There are postcards of the mining process, commercial buildings, the incline railway and historic events, Dierckins said.

Early in the 20th century, people could make their own black and white postcards from photographs. So the book also contains postcards of the Mataafa storm, the 1906 wreck of the Interstate Bridge and the 1920 lynchings.

Postcards were used differently in the early 1900s then they are today. Then, many Duluth postcards were purchased by immigrants stopping in the city on their way further west or loggers working far from their families.

A lot of people coming through Ellis Island would take a boat across the Great Lakes and get off in Duluth. A postcard was a way of letting loved ones know you got that far, Dierckins said.


Dierckins did most of the layout before he wrote the book.

"I wanted the cards to be the main thing about this," he said.

Dierckins said he enjoyed working on the book because he learned something new each day.

"I thought I knew a lot about Duluth history before I started this project, but now I know how vast and rich it is," Dierckins said.

Dierckins has printed Duluth postcard images in the past in two volumes of "Greetings from Duluth." Both books feature tear out versions of historic postcards that can be used as modern postcards. The popularity of these books led Dierckins to publish "Zenith." A slip-cased hardcover version of "Zenith" will be available at the launch, online at or at XComm, 1604 W. Superior St., for a limited time.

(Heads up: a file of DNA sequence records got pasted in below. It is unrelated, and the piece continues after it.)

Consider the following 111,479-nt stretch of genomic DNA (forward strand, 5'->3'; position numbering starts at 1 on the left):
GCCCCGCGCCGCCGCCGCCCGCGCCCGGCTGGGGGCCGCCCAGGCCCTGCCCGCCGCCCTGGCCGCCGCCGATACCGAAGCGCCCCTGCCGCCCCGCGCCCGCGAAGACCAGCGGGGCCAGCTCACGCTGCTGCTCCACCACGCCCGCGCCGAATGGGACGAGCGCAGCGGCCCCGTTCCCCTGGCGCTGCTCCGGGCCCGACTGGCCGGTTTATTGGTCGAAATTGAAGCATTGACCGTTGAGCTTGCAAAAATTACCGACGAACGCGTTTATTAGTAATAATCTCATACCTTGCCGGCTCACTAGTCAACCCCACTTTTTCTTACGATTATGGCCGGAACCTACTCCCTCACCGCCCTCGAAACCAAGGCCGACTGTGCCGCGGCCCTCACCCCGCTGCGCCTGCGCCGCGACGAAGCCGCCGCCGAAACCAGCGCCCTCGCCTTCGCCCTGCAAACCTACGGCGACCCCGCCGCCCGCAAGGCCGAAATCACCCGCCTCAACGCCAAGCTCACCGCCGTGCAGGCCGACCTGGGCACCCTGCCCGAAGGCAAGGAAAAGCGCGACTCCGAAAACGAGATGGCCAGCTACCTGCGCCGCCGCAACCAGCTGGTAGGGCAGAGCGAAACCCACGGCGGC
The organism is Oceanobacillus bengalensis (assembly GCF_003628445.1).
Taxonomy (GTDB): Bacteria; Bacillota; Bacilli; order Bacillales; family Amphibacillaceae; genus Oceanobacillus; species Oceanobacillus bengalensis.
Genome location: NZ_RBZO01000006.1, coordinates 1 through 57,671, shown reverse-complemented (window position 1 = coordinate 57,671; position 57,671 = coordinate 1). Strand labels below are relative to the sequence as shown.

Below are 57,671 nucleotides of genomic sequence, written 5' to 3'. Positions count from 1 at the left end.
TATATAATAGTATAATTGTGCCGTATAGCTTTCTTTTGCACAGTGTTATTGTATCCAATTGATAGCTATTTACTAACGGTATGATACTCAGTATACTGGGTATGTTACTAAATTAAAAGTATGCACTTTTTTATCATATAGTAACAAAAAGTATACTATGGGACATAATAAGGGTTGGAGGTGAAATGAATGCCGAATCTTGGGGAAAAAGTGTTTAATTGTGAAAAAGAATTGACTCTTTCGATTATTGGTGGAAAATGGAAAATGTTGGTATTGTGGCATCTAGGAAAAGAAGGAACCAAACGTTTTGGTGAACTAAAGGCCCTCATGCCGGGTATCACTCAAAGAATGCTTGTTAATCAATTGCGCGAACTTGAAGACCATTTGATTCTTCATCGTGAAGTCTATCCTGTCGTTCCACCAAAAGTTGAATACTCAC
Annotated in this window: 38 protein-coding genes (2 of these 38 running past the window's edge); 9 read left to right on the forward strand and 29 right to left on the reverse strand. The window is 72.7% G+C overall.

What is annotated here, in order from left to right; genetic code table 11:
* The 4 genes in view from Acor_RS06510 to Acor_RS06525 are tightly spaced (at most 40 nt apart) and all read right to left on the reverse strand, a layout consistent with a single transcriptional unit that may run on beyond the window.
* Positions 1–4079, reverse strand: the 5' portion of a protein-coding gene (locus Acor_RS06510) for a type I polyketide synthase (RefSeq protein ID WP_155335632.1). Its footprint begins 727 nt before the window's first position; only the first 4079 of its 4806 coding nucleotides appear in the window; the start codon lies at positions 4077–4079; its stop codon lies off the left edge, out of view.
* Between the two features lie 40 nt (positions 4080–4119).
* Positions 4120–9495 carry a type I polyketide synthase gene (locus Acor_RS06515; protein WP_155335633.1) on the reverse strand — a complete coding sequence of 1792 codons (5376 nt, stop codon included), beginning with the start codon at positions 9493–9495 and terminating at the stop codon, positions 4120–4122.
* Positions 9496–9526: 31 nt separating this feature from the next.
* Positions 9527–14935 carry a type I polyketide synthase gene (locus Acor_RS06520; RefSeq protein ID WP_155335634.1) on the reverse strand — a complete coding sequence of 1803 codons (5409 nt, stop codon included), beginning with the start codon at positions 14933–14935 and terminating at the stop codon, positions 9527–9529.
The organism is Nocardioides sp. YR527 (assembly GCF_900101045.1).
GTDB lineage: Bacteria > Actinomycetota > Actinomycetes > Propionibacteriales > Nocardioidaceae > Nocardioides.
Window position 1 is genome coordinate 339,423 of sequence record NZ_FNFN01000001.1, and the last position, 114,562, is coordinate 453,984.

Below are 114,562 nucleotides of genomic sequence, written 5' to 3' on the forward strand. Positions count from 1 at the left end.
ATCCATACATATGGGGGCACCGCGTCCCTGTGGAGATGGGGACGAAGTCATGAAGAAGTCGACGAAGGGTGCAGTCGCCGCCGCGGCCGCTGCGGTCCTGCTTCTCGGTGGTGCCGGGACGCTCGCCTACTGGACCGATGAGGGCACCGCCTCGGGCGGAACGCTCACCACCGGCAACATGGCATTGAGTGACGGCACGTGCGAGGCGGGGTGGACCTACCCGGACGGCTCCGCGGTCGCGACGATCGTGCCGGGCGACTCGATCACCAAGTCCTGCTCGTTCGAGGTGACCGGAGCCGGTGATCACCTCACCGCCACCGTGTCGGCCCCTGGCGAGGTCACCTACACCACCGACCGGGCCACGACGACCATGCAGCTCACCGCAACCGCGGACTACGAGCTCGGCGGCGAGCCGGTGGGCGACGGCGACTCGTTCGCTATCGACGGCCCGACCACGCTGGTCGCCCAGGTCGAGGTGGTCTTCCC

Where do the postcards come from?

The book started with postcards. And just as Dierckins couldn't have done the book without postcards, he also couldn't have made it without postcard collectors.

Several local collectors contributed to the book with Jerry Paulson, Bob Swanfeld and Tom Kasper contributing the most cards.


Swanfeld, was attracted to postcards because of history.

Swanfeld collects postcards from all eras, of anything, all around the world.

His favorites are the postcards of his life. The ones sent by his family members or the ones that depict places he's visited or seen. He especially enjoys the postcards depicting buildings he's worked on or in, he said.

"I worked for an architectural firm, and we worked on a restoration of the Depot," he said. "And that started a real interest in history."

Swanfeld has a total of about 100,000 postcards. Many are from Duluth.

He's collected the cards over a number of years from private individuals, at auctions or antique stores or as gifts, he said.

Each postcard has a story.

The greatest postcard contributor to "Zenith" was Jerry Paulson, who has more than 600 postcards, all of Duluth.


What Paulson enjoys most about his collection is sharing the images with others. About 600 of his postcards are available to view online at .

Anyone interested in beginning a collection of their own may find local postcards for sale on e-bay.